Biomechanics of anatomic and reverse shoulder arthroplasty

EFORT Open Rev. 2021 Oct 19;6(10):918-931. doi: 10.1302/2058-5241.6.210014. eCollection 2021 Oct.


The biomechanics of the shoulder relies on careful balancing between stability and mobility. A thorough understanding of normal and degenerative shoulder anatomy is necessary, as the goal of anatomic total shoulder arthroplasty is to reproduce premorbid shoulder kinematics.With reported joint reaction forces up to 2.4 times bodyweight, failure to restore anatomy and therefore provide a stable fulcrum will result in early implant failure secondary to glenoid loosening.The high variability of proximal humeral anatomy can be addressed with modular stems or stemless humeral components. The development of three-dimensional planning has led to a better understanding of the complex nature of glenoid bone deformity in eccentric osteoarthritis.The treatment of cuff tear arthropathy patients was revolutionized by the arrival of Grammont's reverse shoulder arthroplasty. The initial design medialized the centre of rotation and distalized the humerus, allowing up to a 42% increase in the deltoid moment arm.More modern reverse designs have maintained the element of restored stability but sought a more anatomic postoperative position to minimize complications and maximize rotational range of motion. Cite this article: EFORT Open Rev 2021;6:918-931. DOI: 10.1302/2058-5241.6.210014.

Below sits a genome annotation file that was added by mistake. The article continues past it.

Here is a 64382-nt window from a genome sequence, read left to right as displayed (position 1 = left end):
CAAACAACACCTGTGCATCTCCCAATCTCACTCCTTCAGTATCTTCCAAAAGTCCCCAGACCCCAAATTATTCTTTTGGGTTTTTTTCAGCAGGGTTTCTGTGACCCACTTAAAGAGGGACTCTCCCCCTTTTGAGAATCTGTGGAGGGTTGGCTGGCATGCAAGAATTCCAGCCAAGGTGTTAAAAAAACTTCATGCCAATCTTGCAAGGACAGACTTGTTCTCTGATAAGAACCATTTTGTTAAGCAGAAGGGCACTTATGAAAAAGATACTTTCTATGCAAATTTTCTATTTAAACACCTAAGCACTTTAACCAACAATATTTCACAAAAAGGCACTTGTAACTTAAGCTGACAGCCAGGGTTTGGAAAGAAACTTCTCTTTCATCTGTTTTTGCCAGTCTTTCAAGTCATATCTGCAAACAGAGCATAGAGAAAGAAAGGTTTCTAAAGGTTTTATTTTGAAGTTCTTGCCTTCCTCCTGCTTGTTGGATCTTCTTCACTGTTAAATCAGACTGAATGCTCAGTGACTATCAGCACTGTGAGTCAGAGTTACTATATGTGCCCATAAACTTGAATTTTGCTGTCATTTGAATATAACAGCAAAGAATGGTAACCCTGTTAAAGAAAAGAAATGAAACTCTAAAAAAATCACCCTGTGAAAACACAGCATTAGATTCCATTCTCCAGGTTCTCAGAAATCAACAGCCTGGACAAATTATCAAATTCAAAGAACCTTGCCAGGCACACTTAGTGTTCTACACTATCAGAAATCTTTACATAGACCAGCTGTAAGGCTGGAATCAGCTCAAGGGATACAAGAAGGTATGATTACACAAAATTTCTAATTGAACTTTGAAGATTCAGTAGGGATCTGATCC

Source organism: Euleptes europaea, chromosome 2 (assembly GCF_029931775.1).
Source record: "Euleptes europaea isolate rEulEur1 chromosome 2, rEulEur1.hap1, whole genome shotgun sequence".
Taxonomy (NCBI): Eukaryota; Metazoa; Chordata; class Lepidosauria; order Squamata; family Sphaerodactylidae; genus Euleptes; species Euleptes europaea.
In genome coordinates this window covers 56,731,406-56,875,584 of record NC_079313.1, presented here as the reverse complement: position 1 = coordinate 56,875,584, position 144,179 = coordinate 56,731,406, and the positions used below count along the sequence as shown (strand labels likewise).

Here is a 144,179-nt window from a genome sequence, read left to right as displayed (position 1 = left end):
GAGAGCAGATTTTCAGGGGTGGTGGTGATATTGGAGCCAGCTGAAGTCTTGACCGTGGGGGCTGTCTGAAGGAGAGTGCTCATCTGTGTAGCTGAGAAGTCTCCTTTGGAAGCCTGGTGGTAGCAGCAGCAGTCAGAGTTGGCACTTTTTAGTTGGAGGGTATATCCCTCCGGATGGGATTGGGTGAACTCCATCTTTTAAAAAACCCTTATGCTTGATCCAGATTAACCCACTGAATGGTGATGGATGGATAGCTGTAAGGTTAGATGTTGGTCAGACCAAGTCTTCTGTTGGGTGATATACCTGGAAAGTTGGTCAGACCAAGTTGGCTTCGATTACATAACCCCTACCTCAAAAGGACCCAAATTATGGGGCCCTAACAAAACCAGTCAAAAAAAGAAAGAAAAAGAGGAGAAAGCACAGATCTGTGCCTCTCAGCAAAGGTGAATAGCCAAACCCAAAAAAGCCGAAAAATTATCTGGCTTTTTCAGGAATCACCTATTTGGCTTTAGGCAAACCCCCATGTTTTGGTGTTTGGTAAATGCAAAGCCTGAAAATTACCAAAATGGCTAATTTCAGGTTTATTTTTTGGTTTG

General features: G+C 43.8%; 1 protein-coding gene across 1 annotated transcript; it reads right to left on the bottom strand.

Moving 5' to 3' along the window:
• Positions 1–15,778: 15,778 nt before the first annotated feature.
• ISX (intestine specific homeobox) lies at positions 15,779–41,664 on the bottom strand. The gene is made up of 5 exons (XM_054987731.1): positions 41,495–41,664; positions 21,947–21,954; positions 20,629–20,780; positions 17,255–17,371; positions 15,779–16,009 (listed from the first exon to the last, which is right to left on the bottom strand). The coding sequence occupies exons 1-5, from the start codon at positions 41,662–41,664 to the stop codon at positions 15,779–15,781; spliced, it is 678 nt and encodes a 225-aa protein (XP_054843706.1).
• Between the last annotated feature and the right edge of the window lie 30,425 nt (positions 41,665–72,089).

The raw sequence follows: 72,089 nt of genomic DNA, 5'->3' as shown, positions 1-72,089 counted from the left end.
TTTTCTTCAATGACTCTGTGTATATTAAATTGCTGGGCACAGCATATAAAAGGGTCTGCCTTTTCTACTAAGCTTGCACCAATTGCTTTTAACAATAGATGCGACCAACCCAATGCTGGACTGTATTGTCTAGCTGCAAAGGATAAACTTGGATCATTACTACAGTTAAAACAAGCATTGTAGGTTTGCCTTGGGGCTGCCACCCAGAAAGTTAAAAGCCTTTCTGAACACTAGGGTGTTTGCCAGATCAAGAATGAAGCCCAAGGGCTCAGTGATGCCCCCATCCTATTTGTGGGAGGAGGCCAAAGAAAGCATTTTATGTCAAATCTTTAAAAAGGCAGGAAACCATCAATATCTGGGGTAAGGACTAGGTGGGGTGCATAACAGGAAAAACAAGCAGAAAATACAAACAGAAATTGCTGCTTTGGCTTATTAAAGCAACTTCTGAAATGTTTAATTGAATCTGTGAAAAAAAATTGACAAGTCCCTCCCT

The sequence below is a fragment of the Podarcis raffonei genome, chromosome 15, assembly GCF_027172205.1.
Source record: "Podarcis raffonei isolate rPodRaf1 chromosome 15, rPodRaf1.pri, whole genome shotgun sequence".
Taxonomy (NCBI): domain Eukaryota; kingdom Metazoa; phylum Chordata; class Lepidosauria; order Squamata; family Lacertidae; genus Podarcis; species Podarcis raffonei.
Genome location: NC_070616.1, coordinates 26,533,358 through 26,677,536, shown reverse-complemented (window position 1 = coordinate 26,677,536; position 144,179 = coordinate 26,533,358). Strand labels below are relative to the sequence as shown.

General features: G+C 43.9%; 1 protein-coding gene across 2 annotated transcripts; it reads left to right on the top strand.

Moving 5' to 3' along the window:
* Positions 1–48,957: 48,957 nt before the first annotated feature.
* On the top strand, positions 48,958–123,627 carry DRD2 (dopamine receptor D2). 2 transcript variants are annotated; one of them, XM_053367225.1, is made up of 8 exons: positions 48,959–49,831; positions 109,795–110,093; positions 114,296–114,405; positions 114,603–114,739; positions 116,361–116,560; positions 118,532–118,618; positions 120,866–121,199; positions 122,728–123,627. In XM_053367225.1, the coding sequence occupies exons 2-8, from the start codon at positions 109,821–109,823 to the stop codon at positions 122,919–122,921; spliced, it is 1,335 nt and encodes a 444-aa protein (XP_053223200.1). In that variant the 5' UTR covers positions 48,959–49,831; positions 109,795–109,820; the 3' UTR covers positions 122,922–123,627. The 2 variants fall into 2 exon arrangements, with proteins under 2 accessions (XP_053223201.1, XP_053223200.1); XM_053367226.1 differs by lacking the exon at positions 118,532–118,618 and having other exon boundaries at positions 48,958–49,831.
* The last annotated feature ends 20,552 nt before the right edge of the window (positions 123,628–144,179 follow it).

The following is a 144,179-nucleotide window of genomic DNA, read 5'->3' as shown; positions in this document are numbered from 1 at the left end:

Keywords: complication; distalization; eccentricity; glenohumeral arthritis; glenosphere size; humeral and glenoid morphology; inclination; inlay; mismatch; neck shaft angle; onlay; polyethylene; prosthesis design; replacement; shoulder pathology.

Publication types

  • Review